Wednesday, June 27, 2018
Memorial Sloan Kettering is taking a leading role in helping more people with bladder cancer keep their bladder. One new technique looks at a tumor’s genes to find people who will respond to other treatments.
Bladder cancer can be treated very effectively with surgery. For people with a tumor that has invaded the muscle of the bladder wall (stage II) or even spread through the wall to surrounding muscle and tissue (stage III), the standard treatment is chemotherapy followed by removal of the bladder.
The surgery to remove a bladder is called a radical cystectomy. It can be done either as open surgery or with minimally invasive methods. A radical cystectomy provides the best chance of a cure, but bladder removal is a major operation. Losing a bladder is a permanent change that can significantly affect a person’s quality of life.
“I see a lot of patients who say, ‘I came to you because I don’t want to lose my bladder. If you tell me I absolutely have to, I’ll accept it, but I want to exhaust every possibility before that,’” says Memorial Sloan Kettering urologic surgeon Harry Herr. “Over the years, people have been sent here for a radical cystectomy after a diagnosis, and we have been able to preserve the bladder.”
In some cases, doctors can remove the tumor through the urethra with a cystoscope. Afterward, the patient receives a combination of chemotherapy and radiation. Although this approach spares people from major surgery, the combination of chemotherapy plus radiation can lead to significant side effects. If the bladder cancer returns after this treatment, people must then have a radical cystectomy.
The Toll of Bladder Removal
Most people with bladder cancer are older — the average age of diagnosis in the United States is 73. Dr. Herr explains that people in this age group have a harder time tolerating and recovering from the effects of a major surgery. A radical cystectomy typically requires a hospital stay of five to seven days. There are sometimes complications from manipulation of the bowel during surgery, such as blockage or impaired function.
Older people are less likely to be candidates for a neobladder. (This is a procedure in which a new bladder is created from part of the small intestine.) As a result, they often must have urine diverted through an opening in the abdomen to a pouch worn outside the body. They are also at a higher risk for urinary tract infections.
MSK is taking a leading role in studying approaches that allow more people with muscle-invasive cancer to preserve their bladder. The key is carefully selecting those who will respond well to other treatments.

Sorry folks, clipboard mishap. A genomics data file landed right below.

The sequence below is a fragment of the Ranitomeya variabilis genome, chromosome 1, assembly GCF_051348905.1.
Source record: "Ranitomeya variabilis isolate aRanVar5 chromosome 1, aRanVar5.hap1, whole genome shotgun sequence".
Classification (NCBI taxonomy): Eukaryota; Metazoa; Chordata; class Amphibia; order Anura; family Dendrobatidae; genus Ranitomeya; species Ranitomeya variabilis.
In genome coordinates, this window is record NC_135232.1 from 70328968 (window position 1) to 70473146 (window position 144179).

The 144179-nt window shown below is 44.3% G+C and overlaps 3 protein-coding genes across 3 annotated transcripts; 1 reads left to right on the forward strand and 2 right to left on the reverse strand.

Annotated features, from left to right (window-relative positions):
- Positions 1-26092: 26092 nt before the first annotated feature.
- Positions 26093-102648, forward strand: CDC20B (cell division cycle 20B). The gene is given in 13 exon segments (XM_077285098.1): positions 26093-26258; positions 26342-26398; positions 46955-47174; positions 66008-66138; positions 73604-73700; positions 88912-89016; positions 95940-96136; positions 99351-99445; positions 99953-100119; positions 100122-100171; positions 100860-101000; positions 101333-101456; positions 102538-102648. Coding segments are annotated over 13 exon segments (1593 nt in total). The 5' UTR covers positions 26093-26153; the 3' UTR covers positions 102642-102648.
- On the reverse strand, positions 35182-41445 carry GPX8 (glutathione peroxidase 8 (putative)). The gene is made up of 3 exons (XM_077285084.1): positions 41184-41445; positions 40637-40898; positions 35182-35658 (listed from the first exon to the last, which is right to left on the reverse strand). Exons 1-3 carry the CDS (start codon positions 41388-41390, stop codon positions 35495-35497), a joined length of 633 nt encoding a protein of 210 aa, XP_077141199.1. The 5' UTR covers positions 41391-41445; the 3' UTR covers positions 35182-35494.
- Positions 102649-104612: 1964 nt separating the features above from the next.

“We have the expertise in pathology, radiology, oncology, and surgery to choose people who will have a lower risk of their cancer returning,” Dr. Herr says.Back to top
Genetic Weak Spot: DNA-Damage Response Mutations
Important insights have been made in recent years by looking at the genes of tumors from people with bladder cancer who had chemotherapy followed by surgery. Researchers at MSK and elsewhere noticed that people with tumors that had genetic changes called DNA-damage response (DDR) mutations responded especially well to chemotherapy before surgery.
They did so well, in fact, that during the radical cystectomy that followed, little to no tumor was found. This suggests that the chemotherapy destroyed most, if not all, of the cancer in the bladder. Furthermore, this group of people also had a very low risk for their cancer ever coming back.
Research has shown that cancer cells with DDR mutations are unable to repair the DNA damage caused by chemotherapy. About 20% of bladder cancers have these mutations.
“Using this genetic information, we could potentially save patients a major surgery and manage their bladder cancer with chemotherapy alone,” MSK medical oncologist Gopa Iyer explains. “That would be of dramatic benefit and a major shift in the way we approach the treatment of these people.”
A clinical trial set to begin later this year will test this bladder preservation approach in patients with muscle-invasive bladder cancer. The trial will be led by Dr. Iyer. It is funded by the National Cancer Institute and will involve multiple sites around the United States.
An important factor in the trial is analysis of patients’ tumors with MSK-IMPACT™. This genetic-sequencing test was developed at MSK. All participants, regardless of location, will submit a sample for MSK-IMPACT testing for the DDR gene mutation. While waiting for the results, the patients will receive 12 weeks of chemotherapy.
After the chemotherapy concludes, patients found to have certain DDR mutations will be examined by cystoscopy to make sure no invasive disease remains. People with no invasive disease will be able to choose to keep their bladders. They will then be closely monitored with cystoscopies and radiology scans every few months.
People who do not have a DDR mutation or who have invasive cancer remaining after chemotherapy will have a cystectomy.
Dr. Iyer says the trial will also provide valuable information about other genes that predict sensitivity or resistance to chemotherapy. Not everyone who responds well to chemotherapy has a DDR gene mutation, so other mutations are likely involved. For some people, knowing there is an absence of mutations predicting sensitivity to chemotherapy can also be important.
“We could spare these patients the toxicity of chemotherapy,” Dr. Iyer says. “For them, maybe a cystectomy is the best option, or some other treatment, such as immunotherapy.”Back to top